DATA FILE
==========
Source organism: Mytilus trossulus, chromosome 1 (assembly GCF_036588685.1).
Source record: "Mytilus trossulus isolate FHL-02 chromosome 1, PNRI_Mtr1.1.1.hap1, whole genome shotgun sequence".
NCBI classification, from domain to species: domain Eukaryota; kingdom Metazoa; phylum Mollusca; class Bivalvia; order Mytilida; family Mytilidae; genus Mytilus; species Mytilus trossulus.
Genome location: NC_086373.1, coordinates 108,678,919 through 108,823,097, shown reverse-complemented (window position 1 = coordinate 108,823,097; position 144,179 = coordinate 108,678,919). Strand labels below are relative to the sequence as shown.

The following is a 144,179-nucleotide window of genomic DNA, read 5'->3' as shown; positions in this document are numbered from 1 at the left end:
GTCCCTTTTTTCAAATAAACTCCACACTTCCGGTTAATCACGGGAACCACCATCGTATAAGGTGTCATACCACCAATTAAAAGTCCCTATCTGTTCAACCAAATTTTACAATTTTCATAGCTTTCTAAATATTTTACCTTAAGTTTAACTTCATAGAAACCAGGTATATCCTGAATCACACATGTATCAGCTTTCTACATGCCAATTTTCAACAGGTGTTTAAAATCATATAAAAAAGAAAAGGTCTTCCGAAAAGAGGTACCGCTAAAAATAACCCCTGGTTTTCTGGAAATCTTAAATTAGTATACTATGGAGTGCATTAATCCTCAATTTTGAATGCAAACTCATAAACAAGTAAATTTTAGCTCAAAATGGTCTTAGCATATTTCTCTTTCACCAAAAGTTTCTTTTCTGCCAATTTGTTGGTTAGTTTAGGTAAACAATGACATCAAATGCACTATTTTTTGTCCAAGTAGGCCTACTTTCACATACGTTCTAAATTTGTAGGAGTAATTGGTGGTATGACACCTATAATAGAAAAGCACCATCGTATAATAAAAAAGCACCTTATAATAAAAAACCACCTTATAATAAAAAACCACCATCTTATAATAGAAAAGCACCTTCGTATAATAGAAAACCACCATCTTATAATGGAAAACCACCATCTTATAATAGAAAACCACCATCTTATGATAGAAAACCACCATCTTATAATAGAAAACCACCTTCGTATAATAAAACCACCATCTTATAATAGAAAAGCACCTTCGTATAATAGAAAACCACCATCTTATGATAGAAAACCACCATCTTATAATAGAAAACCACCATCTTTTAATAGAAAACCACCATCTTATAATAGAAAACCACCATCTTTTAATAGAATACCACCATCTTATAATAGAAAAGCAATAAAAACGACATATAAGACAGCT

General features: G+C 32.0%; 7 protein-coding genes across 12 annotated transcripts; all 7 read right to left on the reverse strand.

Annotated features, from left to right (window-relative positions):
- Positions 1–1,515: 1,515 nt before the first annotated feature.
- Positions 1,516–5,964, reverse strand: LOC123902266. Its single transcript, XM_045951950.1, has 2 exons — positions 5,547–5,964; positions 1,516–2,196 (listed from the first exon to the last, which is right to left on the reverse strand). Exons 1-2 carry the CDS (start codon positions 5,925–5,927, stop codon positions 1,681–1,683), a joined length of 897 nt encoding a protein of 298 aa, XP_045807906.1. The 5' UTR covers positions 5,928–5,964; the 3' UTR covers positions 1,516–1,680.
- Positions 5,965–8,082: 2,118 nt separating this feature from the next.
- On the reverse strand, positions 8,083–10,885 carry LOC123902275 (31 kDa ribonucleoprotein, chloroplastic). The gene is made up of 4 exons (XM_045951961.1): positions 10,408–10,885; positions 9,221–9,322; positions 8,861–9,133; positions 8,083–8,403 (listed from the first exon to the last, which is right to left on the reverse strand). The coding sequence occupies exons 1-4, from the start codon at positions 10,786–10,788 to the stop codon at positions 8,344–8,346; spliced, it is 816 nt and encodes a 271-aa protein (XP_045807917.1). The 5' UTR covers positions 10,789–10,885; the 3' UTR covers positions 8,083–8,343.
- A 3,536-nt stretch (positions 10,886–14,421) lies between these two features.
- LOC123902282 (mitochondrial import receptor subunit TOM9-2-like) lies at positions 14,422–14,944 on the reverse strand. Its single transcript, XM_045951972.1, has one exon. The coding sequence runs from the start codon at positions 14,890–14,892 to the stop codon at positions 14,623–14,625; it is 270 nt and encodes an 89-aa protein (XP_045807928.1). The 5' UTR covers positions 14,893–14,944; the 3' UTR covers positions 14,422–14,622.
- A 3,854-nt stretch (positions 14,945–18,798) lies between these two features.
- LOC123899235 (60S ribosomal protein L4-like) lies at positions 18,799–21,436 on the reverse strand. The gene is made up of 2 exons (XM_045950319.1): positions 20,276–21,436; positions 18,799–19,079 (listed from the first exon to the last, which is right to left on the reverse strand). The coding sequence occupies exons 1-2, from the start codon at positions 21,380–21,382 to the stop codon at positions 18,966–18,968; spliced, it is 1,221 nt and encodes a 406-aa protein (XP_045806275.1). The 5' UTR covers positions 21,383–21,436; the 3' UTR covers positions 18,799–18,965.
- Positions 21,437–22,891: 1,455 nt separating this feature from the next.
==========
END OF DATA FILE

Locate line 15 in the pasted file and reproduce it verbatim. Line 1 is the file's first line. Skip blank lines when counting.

- A 3,854-nt stretch (positions 14,945–18,798) lies between these two features.